They have numerous models but I think they really geared the product for media.


I don't belive you have been using a Drobo 5D for years The other Drobo's have I also been using for a few years


Lars, I purchased my first Drobo (3 drive unit) in 2008.


i believe at minimum it would have to be a 4 bay unit as that is the minimum slot array. you could use 3 drives in it in the beginning but you would want 4 a full 4 array


Yes the smallest Drobo was 4 bay unit even among the old Drobo's



artsupreme
Registered: Feb 27, 2005
Total Posts: 1692
Country: United States

Anyone using the 5D yet? If yes how is it working? I'm on a MAC and plan to use it with TB



schlotz
Registered: Jan 06, 2002
Total Posts: 2820
Country: United States

Have it, temporarily running via TB on macbook Air (waiting to order the new iMac) which is where the 5D will reside. So far, just experimenting but it works well. Quite fast when compared to my Drobo-S hooked via eSata to a PC.



artsupreme
Registered: Feb 27, 2005
Total Posts: 1692
Country: United States

schlotz wrote:
Have it, temporarily running via TB on macbook Air (waiting to order the new iMac) which is where the 5D will reside. So far, just experimenting but it works well. Quite fast when compared to my Drobo-S hooked via eSata to a PC.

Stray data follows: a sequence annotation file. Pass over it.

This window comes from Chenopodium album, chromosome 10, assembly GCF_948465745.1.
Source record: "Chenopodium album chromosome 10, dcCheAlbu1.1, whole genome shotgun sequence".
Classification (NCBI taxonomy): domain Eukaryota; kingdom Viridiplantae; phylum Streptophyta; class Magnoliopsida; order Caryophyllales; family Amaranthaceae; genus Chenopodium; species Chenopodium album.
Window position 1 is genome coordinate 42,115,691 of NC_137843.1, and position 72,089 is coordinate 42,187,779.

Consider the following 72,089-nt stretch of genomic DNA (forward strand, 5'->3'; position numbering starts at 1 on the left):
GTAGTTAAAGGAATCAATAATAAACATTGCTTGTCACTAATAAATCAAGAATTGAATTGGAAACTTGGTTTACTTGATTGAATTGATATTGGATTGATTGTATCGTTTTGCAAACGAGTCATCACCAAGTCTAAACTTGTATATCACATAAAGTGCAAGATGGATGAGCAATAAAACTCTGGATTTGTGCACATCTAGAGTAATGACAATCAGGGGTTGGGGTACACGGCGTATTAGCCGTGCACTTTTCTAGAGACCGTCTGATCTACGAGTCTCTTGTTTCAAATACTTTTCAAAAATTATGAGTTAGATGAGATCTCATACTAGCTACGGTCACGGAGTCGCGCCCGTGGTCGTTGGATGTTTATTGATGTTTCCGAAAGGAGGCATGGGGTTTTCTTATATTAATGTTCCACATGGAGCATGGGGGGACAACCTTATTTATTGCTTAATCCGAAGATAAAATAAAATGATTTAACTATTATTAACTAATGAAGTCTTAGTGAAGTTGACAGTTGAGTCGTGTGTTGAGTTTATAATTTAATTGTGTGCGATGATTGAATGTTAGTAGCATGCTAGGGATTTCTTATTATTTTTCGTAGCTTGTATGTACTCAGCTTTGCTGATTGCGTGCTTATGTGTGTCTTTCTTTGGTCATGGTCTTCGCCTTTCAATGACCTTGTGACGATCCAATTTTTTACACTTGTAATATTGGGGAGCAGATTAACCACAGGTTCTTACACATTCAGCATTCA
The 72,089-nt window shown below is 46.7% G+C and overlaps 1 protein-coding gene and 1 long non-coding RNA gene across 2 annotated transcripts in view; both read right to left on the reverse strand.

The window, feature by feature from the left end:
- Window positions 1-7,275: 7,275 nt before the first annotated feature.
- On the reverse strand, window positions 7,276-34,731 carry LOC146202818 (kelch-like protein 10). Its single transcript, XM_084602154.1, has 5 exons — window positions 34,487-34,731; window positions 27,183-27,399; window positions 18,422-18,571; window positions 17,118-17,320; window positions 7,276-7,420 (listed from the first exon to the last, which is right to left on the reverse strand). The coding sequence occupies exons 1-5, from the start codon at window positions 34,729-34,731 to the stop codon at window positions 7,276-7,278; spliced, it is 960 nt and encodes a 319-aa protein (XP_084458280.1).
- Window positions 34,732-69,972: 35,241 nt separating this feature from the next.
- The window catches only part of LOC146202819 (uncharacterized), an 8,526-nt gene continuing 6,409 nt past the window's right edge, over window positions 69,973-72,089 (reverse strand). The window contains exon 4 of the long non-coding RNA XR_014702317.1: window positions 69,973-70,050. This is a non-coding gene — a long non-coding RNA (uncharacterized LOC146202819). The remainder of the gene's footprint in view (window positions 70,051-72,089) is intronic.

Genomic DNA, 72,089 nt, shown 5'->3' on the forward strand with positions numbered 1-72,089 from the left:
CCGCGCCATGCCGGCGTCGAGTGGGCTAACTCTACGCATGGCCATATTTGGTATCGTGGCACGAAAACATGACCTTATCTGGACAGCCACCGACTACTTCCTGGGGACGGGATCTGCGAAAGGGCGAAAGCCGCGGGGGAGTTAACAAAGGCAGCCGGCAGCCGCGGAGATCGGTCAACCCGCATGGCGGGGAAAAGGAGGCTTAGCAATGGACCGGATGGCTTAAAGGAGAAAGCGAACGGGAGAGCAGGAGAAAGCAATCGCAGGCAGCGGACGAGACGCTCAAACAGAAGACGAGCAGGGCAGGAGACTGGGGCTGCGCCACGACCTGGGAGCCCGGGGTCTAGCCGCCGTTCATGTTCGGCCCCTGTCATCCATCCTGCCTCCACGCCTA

Cool, I just picked up a refurb iMac, I couldn't wait any longer. I figure I'll buy the new one next year after they get a serious performance upgrade. Let me know if you have any issues with that drobo 5D.



mrbig
Registered: Jul 24, 2010
Total Posts: 61
Country: United States

Peter Figen wrote:
Even the good folks at Drobo will tell you that you need to back up whatever Drobo solution you decide to go with. It's absolutely possible that you can lose all of your data given the right set of circumstances.


Good advice. I had a second-generation Drobo that crashed on me and took all of my data with it. I finally went with a 4-drive RAID 5 that doesn't use Drobo's proprietary formatting system. Seems to work better and faster with Time Machine.



acoll123
Registered: Jan 23, 2012
Total Posts: 305
Country: United States